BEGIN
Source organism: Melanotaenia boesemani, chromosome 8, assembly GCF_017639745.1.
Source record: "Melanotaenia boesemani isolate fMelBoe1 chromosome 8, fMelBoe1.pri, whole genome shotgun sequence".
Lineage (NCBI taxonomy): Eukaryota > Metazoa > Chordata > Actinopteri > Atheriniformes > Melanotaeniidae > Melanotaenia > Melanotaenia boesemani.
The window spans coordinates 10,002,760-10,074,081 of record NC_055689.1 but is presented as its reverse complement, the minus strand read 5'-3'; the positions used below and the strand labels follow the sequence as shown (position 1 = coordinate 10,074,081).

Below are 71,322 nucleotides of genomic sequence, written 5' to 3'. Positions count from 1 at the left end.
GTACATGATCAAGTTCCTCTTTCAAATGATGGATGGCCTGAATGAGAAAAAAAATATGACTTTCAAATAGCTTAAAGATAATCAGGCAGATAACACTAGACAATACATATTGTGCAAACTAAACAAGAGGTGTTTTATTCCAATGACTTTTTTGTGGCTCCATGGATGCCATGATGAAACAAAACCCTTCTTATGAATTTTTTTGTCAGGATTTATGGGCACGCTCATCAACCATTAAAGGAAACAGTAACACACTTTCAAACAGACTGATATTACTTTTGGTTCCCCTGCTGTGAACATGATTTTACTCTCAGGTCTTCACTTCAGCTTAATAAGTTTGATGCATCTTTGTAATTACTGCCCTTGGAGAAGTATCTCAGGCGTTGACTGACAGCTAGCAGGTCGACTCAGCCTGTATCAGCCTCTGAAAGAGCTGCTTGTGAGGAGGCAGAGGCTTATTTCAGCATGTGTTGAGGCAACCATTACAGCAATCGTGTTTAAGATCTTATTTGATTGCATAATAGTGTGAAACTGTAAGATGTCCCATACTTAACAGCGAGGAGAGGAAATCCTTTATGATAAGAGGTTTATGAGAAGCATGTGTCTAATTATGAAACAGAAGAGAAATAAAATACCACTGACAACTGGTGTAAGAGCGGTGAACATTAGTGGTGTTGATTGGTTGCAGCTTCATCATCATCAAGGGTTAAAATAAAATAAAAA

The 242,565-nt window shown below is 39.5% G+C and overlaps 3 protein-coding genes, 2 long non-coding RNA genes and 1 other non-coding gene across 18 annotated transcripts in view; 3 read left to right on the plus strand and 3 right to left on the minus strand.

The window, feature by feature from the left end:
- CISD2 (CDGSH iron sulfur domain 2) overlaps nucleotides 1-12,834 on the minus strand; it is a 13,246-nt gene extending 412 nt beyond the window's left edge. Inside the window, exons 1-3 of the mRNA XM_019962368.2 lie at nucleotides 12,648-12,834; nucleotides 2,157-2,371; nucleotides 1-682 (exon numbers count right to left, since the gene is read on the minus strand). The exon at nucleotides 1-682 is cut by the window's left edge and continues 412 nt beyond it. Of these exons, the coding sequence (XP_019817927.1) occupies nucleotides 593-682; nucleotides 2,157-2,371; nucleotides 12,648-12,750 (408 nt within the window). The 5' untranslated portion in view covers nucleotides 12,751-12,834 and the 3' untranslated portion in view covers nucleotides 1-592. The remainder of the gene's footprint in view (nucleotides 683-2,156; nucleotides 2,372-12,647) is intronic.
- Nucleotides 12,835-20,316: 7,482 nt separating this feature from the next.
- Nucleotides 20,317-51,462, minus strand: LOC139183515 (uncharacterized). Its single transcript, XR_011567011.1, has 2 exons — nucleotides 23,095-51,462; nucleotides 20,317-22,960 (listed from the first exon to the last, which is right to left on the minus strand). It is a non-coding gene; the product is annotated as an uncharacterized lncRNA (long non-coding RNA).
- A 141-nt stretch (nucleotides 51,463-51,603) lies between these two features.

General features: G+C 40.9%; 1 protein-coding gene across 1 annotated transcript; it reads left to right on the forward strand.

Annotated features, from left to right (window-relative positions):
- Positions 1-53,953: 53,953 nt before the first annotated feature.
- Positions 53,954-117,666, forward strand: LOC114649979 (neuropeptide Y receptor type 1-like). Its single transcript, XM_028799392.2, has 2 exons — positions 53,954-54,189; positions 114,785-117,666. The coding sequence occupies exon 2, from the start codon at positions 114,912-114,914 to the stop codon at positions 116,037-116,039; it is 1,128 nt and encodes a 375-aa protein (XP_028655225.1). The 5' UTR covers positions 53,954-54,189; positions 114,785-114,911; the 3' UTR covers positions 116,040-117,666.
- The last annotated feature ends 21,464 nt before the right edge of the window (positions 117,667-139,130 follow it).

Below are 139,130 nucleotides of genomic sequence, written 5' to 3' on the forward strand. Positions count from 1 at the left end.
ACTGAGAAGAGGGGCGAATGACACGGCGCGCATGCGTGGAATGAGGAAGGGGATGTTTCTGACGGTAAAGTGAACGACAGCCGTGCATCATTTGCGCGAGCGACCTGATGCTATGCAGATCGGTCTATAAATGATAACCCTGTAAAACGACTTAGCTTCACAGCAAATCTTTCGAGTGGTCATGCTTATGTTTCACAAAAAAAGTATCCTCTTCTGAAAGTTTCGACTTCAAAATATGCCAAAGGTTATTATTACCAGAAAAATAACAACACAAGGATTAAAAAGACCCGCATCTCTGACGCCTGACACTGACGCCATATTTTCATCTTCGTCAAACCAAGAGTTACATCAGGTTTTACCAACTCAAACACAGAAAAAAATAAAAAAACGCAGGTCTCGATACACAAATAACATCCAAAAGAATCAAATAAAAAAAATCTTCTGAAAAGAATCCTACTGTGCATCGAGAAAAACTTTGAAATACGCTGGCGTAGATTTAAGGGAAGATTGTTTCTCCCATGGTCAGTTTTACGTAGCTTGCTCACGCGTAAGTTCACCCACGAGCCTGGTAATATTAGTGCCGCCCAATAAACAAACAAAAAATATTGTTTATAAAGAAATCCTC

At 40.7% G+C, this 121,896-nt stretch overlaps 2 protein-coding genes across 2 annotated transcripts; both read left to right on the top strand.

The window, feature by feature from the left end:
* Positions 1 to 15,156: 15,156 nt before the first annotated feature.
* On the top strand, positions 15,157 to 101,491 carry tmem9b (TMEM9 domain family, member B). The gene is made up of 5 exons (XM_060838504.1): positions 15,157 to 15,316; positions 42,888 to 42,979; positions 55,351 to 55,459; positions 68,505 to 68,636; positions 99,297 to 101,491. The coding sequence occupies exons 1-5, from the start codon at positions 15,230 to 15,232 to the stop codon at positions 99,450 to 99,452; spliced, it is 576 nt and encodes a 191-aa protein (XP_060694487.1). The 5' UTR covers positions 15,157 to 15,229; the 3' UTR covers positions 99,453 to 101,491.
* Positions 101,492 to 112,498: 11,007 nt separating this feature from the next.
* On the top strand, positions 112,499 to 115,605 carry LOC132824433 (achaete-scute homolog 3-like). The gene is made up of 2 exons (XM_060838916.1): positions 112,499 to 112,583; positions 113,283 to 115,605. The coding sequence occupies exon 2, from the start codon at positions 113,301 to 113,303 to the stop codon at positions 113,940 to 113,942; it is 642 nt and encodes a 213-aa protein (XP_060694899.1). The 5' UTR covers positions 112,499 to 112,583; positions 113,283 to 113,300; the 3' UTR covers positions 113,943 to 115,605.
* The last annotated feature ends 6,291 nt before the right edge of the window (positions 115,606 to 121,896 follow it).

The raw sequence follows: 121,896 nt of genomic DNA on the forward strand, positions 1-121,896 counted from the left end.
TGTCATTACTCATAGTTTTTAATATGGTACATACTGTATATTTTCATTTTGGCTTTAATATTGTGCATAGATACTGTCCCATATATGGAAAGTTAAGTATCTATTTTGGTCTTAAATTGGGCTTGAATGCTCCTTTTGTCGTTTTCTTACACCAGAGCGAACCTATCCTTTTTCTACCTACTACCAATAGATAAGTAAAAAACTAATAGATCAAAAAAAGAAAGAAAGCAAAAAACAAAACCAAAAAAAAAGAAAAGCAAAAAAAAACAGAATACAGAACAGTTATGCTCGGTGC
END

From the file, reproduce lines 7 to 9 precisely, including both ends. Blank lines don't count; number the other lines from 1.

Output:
The 242,565-nt window shown below is 39.5% G+C and overlaps 3 protein-coding genes, 2 long non-coding RNA genes and 1 other non-coding gene across 18 annotated transcripts in view; 3 read left to right on the plus strand and 3 right to left on the minus strand.

The window, feature by feature from the left end:
- CISD2 (CDGSH iron sulfur domain 2) overlaps nucleotides 1-12,834 on the minus strand; it is a 13,246-nt gene extending 412 nt beyond the window's left edge. Inside the window, exons 1-3 of the mRNA XM_019962368.2 lie at nucleotides 12,648-12,834; nucleotides 2,157-2,371; nucleotides 1-682 (exon numbers count right to left, since the gene is read on the minus strand). The exon at nucleotides 1-682 is cut by the window's left edge and continues 412 nt beyond it. Of these exons, the coding sequence (XP_019817927.1) occupies nucleotides 593-682; nucleotides 2,157-2,371; nucleotides 12,648-12,750 (408 nt within the window). The 5' untranslated portion in view covers nucleotides 12,751-12,834 and the 3' untranslated portion in view covers nucleotides 1-592. The remainder of the gene's footprint in view (nucleotides 683-2,156; nucleotides 2,372-12,647) is intronic.